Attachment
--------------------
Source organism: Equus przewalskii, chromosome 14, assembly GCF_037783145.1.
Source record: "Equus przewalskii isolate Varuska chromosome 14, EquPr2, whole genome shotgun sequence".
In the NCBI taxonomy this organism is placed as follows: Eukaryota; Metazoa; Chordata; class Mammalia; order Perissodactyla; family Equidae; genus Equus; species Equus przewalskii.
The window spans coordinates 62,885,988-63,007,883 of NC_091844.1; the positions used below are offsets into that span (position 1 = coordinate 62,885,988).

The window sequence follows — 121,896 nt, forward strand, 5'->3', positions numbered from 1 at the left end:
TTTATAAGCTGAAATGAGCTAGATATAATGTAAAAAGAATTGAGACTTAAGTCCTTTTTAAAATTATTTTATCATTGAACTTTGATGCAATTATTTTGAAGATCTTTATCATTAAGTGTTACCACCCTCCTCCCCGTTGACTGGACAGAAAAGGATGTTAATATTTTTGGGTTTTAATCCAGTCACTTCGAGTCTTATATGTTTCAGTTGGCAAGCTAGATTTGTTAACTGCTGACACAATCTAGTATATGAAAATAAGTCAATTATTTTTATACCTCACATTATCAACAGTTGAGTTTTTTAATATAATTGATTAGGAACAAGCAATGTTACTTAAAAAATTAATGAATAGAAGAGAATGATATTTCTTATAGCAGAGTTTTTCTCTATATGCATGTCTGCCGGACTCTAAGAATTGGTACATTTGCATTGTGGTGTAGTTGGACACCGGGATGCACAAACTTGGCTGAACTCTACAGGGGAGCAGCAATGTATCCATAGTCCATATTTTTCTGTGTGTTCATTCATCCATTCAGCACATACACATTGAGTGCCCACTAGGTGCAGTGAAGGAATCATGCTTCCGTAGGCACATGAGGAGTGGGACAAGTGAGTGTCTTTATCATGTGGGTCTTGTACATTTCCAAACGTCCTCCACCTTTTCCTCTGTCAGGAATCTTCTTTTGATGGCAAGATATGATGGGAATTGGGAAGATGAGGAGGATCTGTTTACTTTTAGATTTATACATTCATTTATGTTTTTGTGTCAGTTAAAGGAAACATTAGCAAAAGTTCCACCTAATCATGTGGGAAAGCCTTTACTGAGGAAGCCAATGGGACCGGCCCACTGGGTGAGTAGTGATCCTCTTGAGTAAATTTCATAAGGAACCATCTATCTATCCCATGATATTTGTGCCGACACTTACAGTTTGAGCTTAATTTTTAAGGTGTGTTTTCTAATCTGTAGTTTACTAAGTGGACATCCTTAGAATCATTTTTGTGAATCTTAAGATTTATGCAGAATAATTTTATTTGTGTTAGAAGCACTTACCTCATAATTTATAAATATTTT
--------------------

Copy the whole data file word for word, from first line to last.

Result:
Source organism: Equus przewalskii, chromosome 14, assembly GCF_037783145.1.
Source record: "Equus przewalskii isolate Varuska chromosome 14, EquPr2, whole genome shotgun sequence".
In the NCBI taxonomy this organism is placed as follows: Eukaryota; Metazoa; Chordata; class Mammalia; order Perissodactyla; family Equidae; genus Equus; species Equus przewalskii.
The window spans coordinates 62,885,988-63,007,883 of NC_091844.1; the positions used below are offsets into that span (position 1 = coordinate 62,885,988).

The window sequence follows — 121,896 nt, forward strand, 5'->3', positions numbered from 1 at the left end:
TTTATAAGCTGAAATGAGCTAGATATAATGTAAAAAGAATTGAGACTTAAGTCCTTTTTAAAATTATTTTATCATTGAACTTTGATGCAATTATTTTGAAGATCTTTATCATTAAGTGTTACCACCCTCCTCCCCGTTGACTGGACAGAAAAGGATGTTAATATTTTTGGGTTTTAATCCAGTCACTTCGAGTCTTATATGTTTCAGTTGGCAAGCTAGATTTGTTAACTGCTGACACAATCTAGTATATGAAAATAAGTCAATTATTTTTATACCTCACATTATCAACAGTTGAGTTTTTTAATATAATTGATTAGGAACAAGCAATGTTACTTAAAAAATTAATGAATAGAAGAGAATGATATTTCTTATAGCAGAGTTTTTCTCTATATGCATGTCTGCCGGACTCTAAGAATTGGTACATTTGCATTGTGGTGTAGTTGGACACCGGGATGCACAAACTTGGCTGAACTCTACAGGGGAGCAGCAATGTATCCATAGTCCATATTTTTCTGTGTGTTCATTCATCCATTCAGCACATACACATTGAGTGCCCACTAGGTGCAGTGAAGGAATCATGCTTCCGTAGGCACATGAGGAGTGGGACAAGTGAGTGTCTTTATCATGTGGGTCTTGTACATTTCCAAACGTCCTCCACCTTTTCCTCTGTCAGGAATCTTCTTTTGATGGCAAGATATGATGGGAATTGGGAAGATGAGGAGGATCTGTTTACTTTTAGATTTATACATTCATTTATGTTTTTGTGTCAGTTAAAGGAAACATTAGCAAAAGTTCCACCTAATCATGTGGGAAAGCCTTTACTGAGGAAGCCAATGGGACCGGCCCACTGGGTGAGTAGTGATCCTCTTGAGTAAATTTCATAAGGAACCATCTATCTATCCCATGATATTTGTGCCGACACTTACAGTTTGAGCTTAATTTTTAAGGTGTGTTTTCTAATCTGTAGTTTACTAAGTGGACATCCTTAGAATCATTTTTGTGAATCTTAAGATTTATGCAGAATAATTTTATTTGTGTTAGAAGCACTTACCTCATAATTTATAAATATTTT